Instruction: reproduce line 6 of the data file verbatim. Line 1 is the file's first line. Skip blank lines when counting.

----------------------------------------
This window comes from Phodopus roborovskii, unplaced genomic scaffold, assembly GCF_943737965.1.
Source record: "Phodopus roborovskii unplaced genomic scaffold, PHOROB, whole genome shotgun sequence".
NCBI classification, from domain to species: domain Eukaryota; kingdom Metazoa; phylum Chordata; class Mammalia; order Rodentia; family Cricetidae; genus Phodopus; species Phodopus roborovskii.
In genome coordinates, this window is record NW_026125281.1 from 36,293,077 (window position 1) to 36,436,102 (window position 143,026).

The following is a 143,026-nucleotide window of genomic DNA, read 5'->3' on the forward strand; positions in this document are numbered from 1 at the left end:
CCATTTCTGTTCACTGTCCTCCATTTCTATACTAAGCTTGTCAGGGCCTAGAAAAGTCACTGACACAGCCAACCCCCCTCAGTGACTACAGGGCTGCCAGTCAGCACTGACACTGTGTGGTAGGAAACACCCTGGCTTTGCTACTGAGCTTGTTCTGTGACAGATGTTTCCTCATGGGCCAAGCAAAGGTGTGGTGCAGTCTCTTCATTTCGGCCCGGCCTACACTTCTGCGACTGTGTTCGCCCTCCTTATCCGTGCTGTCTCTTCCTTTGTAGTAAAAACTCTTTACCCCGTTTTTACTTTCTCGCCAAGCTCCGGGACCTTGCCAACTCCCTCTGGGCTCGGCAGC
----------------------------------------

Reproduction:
CCATTTCTGTTCACTGTCCTCCATTTCTATACTAAGCTTGTCAGGGCCTAGAAAAGTCACTGACACAGCCAACCCCCCTCAGTGACTACAGGGCTGCCAGTCAGCACTGACACTGTGTGGTAGGAAACACCCTGGCTTTGCTACTGAGCTTGTTCTGTGACAGATGTTTCCTCATGGGCCAAGCAAAGGTGTGGTGCAGTCTCTTCATTTCGGCCCGGCCTACACTTCTGCGACTGTGTTCGCCCTCCTTATCCGTGCTGTCTCTTCCTTTGTAGTAAAAACTCTTTACCCCGTTTTTACTTTCTCGCCAAGCTCCGGGACCTTGCCAACTCCCTCTGGGCTCGGCAGC